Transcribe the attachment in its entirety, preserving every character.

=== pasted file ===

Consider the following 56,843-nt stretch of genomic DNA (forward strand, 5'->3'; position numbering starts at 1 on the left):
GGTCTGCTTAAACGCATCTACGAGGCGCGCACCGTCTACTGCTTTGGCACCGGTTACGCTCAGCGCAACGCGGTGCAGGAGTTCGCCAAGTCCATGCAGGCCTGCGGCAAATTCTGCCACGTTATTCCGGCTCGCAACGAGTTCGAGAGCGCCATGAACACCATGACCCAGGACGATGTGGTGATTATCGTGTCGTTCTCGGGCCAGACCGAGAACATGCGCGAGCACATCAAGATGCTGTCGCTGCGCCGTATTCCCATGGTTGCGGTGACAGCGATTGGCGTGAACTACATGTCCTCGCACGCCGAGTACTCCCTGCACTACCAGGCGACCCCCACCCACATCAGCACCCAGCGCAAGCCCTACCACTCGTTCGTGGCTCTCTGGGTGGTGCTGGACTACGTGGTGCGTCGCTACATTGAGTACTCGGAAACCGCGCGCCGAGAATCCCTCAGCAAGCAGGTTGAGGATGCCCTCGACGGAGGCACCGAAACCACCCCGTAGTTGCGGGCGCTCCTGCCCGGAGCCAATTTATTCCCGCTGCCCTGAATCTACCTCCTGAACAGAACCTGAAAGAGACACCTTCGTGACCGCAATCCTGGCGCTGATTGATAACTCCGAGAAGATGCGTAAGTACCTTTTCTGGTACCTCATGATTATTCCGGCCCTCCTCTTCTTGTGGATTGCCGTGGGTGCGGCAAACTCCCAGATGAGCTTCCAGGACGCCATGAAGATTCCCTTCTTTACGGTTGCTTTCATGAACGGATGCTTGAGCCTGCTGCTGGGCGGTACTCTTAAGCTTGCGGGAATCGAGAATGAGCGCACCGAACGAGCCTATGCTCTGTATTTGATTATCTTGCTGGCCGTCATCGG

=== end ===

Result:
Consider the following 56,843-nt stretch of genomic DNA (forward strand, 5'->3'; position numbering starts at 1 on the left):
GGTCTGCTTAAACGCATCTACGAGGCGCGCACCGTCTACTGCTTTGGCACCGGTTACGCTCAGCGCAACGCGGTGCAGGAGTTCGCCAAGTCCATGCAGGCCTGCGGCAAATTCTGCCACGTTATTCCGGCTCGCAACGAGTTCGAGAGCGCCATGAACACCATGACCCAGGACGATGTGGTGATTATCGTGTCGTTCTCGGGCCAGACCGAGAACATGCGCGAGCACATCAAGATGCTGTCGCTGCGCCGTATTCCCATGGTTGCGGTGACAGCGATTGGCGTGAACTACATGTCCTCGCACGCCGAGTACTCCCTGCACTACCAGGCGACCCCCACCCACATCAGCACCCAGCGCAAGCCCTACCACTCGTTCGTGGCTCTCTGGGTGGTGCTGGACTACGTGGTGCGTCGCTACATTGAGTACTCGGAAACCGCGCGCCGAGAATCCCTCAGCAAGCAGGTTGAGGATGCCCTCGACGGAGGCACCGAAACCACCCCGTAGTTGCGGGCGCTCCTGCCCGGAGCCAATTTATTCCCGCTGCCCTGAATCTACCTCCTGAACAGAACCTGAAAGAGACACCTTCGTGACCGCAATCCTGGCGCTGATTGATAACTCCGAGAAGATGCGTAAGTACCTTTTCTGGTACCTCATGATTATTCCGGCCCTCCTCTTCTTGTGGATTGCCGTGGGTGCGGCAAACTCCCAGATGAGCTTCCAGGACGCCATGAAGATTCCCTTCTTTACGGTTGCTTTCATGAACGGATGCTTGAGCCTGCTGCTGGGCGGTACTCTTAAGCTTGCGGGAATCGAGAATGAGCGCACCGAACGAGCCTATGCTCTGTATTTGATTATCTTGCTGGCCGTCATCGG